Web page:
Los Angeles-based garage punk opener FIDLAR ripped through its set like an angsty, intoxicated teenager. Two-piece hazy rock outfit JEFF The Brotherhood, like a token stoner 20-something, took the stage to a cloud of smoke and played multiple tracks from their summer release, “Hypnotic Nights.”
Then, to a mass of colorful lights and a wall of reverb, headliners Delta Spirit invited the audience on to what felt like a rock-and-roll UFO. In the family mix, the band would be that weird uncle, heartbroken and laden with the scars of life, who always put on the best records and had the best stories to tell.
Forming in 2005 but gaining recognition most recently with the March release of their self-titled third album, Delta Spirit exuded the perfect blend of energy and experience. Frontman Matthew Vasquez rarely seemed in control of his extremities as his feet stomped and arms flailed throughout the set, but he had no problem thrusting the mic stand above the crowd for a rowdy sing-along during “Tear It Up.”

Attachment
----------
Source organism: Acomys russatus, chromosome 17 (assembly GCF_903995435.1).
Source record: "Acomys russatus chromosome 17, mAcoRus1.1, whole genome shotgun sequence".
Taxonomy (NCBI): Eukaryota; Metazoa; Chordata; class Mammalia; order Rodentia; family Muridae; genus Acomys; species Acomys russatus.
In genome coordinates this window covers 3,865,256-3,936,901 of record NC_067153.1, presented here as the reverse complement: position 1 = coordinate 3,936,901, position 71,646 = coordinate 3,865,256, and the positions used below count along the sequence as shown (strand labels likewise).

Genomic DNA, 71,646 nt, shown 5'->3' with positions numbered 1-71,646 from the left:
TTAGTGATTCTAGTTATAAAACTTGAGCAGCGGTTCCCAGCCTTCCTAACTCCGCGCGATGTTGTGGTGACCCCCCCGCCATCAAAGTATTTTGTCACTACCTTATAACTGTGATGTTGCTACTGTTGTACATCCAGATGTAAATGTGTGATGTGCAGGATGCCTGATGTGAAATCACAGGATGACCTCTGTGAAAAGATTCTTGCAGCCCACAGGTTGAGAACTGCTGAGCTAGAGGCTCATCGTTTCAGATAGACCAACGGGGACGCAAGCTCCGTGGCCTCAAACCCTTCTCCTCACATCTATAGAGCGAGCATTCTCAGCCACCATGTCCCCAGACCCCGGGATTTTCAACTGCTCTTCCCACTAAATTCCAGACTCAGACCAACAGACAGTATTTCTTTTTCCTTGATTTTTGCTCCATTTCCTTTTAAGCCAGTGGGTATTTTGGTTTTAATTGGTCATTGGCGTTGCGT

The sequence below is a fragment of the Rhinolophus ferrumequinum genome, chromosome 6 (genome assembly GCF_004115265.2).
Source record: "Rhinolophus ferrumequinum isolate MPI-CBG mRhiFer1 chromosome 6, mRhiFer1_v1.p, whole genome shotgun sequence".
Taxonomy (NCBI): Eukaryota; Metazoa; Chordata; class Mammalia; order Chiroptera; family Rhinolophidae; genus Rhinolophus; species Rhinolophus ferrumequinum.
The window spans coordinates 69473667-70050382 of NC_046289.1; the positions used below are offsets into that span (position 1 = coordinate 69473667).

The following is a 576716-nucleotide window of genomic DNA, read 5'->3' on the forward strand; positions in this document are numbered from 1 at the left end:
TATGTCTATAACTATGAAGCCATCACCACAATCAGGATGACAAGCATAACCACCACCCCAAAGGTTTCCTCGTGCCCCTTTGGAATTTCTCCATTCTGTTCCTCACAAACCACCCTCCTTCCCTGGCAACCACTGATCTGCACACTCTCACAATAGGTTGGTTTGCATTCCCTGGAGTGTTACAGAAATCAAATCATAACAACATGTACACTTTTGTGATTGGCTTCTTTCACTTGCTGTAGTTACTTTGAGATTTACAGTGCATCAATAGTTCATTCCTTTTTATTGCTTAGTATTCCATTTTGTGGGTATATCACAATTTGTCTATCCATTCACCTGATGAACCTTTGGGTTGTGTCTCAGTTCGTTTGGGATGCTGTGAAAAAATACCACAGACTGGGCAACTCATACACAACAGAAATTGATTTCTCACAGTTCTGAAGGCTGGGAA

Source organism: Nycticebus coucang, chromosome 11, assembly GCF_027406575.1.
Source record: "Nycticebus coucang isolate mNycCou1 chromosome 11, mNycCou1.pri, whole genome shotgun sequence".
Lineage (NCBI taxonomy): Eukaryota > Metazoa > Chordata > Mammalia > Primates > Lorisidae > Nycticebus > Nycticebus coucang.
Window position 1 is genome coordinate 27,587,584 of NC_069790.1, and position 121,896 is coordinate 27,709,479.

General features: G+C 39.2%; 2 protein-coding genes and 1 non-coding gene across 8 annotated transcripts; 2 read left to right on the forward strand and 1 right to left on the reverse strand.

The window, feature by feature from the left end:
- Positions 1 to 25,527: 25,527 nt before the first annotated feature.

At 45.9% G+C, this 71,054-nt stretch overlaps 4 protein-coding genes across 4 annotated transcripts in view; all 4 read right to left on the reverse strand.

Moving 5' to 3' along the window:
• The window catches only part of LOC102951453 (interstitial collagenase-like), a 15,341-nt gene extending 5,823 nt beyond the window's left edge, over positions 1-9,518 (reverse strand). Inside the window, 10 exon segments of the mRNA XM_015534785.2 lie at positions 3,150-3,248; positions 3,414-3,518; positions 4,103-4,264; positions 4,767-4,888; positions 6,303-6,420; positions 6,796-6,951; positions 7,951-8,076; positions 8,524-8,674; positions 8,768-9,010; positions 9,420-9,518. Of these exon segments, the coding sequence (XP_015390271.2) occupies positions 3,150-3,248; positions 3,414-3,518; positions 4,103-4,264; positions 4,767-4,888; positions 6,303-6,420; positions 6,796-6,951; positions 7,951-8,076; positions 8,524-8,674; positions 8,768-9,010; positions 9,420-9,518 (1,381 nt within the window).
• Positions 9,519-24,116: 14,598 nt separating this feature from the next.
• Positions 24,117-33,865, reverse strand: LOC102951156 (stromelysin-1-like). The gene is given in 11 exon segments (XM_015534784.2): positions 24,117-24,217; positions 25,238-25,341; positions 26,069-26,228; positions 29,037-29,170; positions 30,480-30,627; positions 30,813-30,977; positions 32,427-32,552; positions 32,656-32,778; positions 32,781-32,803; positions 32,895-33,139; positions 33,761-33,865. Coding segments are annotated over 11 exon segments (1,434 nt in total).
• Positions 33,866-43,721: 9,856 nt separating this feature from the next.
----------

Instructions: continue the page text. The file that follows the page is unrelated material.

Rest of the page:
Still capitalizing on their alt-country and other eclectic attributes, Delta Spirit also delved deep into their discography. Highlights included multi-instrumentalist Kelly Winrich bringing that shiny tin lid front-and-center for “Trashcan” and the crowd response for old favorites like “People C’mon.”
Doing everything from head banging to swing dancing, the large TLA crowd was no indication that rival touring act Sufjan Stevens was playing a sold-out Union Transfer the same night. Just as the acts before them, Delta Spirit thanked Philadelphia for their attention and support before finishing up with popular arena-ready single “California.”
It was a fine night to feel like one, big, happy family.
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